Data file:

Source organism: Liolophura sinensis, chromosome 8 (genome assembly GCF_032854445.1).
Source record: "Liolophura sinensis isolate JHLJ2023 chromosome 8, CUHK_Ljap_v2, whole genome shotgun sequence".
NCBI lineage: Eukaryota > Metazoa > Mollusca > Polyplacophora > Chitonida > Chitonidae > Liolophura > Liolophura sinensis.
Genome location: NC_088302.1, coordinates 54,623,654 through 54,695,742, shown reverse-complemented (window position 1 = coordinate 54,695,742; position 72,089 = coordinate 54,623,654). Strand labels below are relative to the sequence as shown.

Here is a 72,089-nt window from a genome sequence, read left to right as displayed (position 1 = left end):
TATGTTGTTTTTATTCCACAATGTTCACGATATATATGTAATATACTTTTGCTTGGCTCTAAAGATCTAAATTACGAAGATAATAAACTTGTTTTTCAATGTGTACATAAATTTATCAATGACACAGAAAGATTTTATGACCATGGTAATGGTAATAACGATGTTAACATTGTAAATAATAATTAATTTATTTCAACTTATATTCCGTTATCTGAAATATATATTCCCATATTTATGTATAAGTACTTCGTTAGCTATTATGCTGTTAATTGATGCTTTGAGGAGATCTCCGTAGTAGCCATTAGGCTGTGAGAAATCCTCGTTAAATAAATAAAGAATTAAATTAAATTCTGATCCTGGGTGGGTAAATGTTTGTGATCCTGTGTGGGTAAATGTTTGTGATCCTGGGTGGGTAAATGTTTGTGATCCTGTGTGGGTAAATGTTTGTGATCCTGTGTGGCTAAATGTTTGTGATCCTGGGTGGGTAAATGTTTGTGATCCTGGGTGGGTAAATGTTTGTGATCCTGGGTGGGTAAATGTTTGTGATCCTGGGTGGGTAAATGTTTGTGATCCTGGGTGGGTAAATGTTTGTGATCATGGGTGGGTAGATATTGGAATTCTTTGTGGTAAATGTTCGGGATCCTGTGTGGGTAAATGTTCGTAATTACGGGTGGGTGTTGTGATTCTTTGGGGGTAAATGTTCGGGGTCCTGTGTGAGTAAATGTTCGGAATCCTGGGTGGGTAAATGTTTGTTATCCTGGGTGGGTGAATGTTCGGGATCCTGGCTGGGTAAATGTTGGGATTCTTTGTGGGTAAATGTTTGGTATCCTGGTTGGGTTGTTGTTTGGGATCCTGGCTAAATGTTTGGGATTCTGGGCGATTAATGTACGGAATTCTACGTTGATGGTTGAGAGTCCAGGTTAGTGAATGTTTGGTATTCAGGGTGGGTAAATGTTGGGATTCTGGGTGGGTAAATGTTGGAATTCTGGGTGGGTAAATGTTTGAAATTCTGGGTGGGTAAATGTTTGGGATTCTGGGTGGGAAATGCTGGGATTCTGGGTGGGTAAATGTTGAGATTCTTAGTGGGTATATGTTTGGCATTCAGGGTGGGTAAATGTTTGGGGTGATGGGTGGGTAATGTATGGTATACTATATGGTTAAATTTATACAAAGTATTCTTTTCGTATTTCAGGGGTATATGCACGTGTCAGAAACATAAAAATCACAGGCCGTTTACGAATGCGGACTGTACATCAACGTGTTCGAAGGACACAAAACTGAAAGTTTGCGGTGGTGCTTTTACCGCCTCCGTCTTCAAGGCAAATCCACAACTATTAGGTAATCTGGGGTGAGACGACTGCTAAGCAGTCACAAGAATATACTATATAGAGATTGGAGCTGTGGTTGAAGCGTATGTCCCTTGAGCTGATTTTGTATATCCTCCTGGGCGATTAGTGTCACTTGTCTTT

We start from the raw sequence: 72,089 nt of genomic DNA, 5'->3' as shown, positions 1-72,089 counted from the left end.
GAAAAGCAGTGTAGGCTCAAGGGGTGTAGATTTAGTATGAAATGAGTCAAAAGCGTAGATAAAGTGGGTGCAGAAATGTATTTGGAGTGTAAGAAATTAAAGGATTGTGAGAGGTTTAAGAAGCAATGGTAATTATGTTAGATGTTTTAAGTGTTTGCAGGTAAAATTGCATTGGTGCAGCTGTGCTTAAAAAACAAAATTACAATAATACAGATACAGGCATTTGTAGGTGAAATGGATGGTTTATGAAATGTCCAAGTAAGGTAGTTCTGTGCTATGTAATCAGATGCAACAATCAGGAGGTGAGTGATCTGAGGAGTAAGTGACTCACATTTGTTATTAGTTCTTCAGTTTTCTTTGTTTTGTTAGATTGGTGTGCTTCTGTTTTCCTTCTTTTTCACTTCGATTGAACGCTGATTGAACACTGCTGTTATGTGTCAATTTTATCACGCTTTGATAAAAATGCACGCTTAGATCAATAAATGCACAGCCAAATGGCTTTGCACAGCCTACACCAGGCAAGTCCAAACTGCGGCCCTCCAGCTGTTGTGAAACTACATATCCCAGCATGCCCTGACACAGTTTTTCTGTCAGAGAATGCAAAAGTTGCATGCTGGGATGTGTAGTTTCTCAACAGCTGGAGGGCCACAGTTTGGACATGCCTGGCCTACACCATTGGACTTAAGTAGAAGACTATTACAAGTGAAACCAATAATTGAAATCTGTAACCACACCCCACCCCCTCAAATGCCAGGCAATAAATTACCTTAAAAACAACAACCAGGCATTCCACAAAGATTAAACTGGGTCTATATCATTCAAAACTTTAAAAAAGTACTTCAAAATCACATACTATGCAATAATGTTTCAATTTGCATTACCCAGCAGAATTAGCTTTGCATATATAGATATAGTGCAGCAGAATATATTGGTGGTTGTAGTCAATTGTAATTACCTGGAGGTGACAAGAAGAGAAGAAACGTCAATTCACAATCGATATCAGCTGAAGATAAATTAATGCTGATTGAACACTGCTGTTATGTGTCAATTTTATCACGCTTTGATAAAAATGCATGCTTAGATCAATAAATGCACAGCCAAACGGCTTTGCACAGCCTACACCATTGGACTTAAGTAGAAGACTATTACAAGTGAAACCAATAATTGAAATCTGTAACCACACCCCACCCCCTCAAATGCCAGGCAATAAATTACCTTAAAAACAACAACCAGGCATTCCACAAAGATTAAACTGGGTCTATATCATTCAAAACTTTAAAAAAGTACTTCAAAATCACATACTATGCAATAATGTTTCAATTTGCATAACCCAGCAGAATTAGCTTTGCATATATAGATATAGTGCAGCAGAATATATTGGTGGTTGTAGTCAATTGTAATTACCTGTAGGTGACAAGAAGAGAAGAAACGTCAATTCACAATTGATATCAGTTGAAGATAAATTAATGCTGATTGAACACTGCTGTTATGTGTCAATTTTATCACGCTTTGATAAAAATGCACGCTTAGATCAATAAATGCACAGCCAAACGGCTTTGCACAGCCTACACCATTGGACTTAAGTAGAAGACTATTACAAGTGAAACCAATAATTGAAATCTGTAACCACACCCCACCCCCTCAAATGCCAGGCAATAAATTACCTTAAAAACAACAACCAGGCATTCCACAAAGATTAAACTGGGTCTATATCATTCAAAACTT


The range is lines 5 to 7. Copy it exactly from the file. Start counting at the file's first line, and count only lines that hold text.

Here is a 72,089-nt window from a genome sequence, read left to right as displayed (position 1 = left end):
TATGTTGTTTTTATTCCACAATGTTCACGATATATATGTAATATACTTTTGCTTGGCTCTAAAGATCTAAATTACGAAGATAATAAACTTGTTTTTCAATGTGTACATAAATTTATCAATGACACAGAAAGATTTTATGACCATGGTAATGGTAATAACGATGTTAACATTGTAAATAATAATTAATTTATTTCAACTTATATTCCGTTATCTGAAATATATATTCCCATATTTATGTATAAGTACTTCGTTAGCTATTATGCTGTTAATTGATGCTTTGAGGAGATCTCCGTAGTAGCCATTAGGCTGTGAGAAATCCTCGTTAAATAAATAAAGAATTAAATTAAATTCTGATCCTGGGTGGGTAAATGTTTGTGATCCTGTGTGGGTAAATGTTTGTGATCCTGGGTGGGTAAATGTTTGTGATCCTGTGTGGGTAAATGTTTGTGATCCTGTGTGGCTAAATGTTTGTGATCCTGGGTGGGTAAATGTTTGTGATCCTGGGTGGGTAAATGTTTGTGATCCTGGGTGGGTAAATGTTTGTGATCCTGGGTGGGTAAATGTTTGTGATCCTGGGTGGGTAAATGTTTGTGATCATGGGTGGGTAGATATTGGAATTCTTTGTGGTAAATGTTCGGGATCCTGTGTGGGTAAATGTTCGTAATTACGGGTGGGTGTTGTGATTCTTTGGGGGTAAATGTTCGGGGTCCTGTGTGAGTAAATGTTCGGAATCCTGGGTGGGTAAATGTTTGTTATCCTGGGTGGGTGAATGTTCGGGATCCTGGCTGGGTAAATGTTGGGATTCTTTGTGGGTAAATGTTTGGTATCCTGGTTGGGTTGTTGTTTGGGATCCTGGCTAAATGTTTGGGATTCTGGGCGATTAATGTACGGAATTCTACGTTGATGGTTGAGAGTCCAGGTTAGTGAATGTTTGGTATTCAGGGTGGGTAAATGTTGGGATTCTGGGTGGGTAAATGTTGGAATTCTGGGTGGGTAAATGTTTGAAATTCTGGGTGGGTAAATGTTTGGGATTCTGGGTGGGAAATGCTGGGATTCTGGGTGGGTAAATGTTGAGATTCTTAGTGGGTATATGTTTGGCATTCAGGGTGGGTAAATGTTTGGGGTGATGGGTGGGTAATGTATGGTATACTATATGGTTAAATTTATACAAAGTATTCTTTTCGTATTTCAGGGGTATATGCACGTGTCAGAAACATAAAAATCACAGGCCGTTTACGAATGCGGACTGTACATCAACGTGTTCGAAGGACACAAAACTGAAAGTTTGCGGTGGTGCTTTTACCGCCTCCGTCTTCAAGGCAAATCCACAACTATTAGGTAATCTGGGGTGAGACGACTGCTAAGCAGTCACAAGAATATACTATATAGAGATTGGAGCTGTGGTTGAAGCGTATGTCCCTTGAGCTGATTTTGTATATCCTCCTGGGCGATTAGTGTCACTTGTCTTT

We start from the raw sequence: 72,089 nt of genomic DNA, 5'->3' as shown, positions 1-72,089 counted from the left end.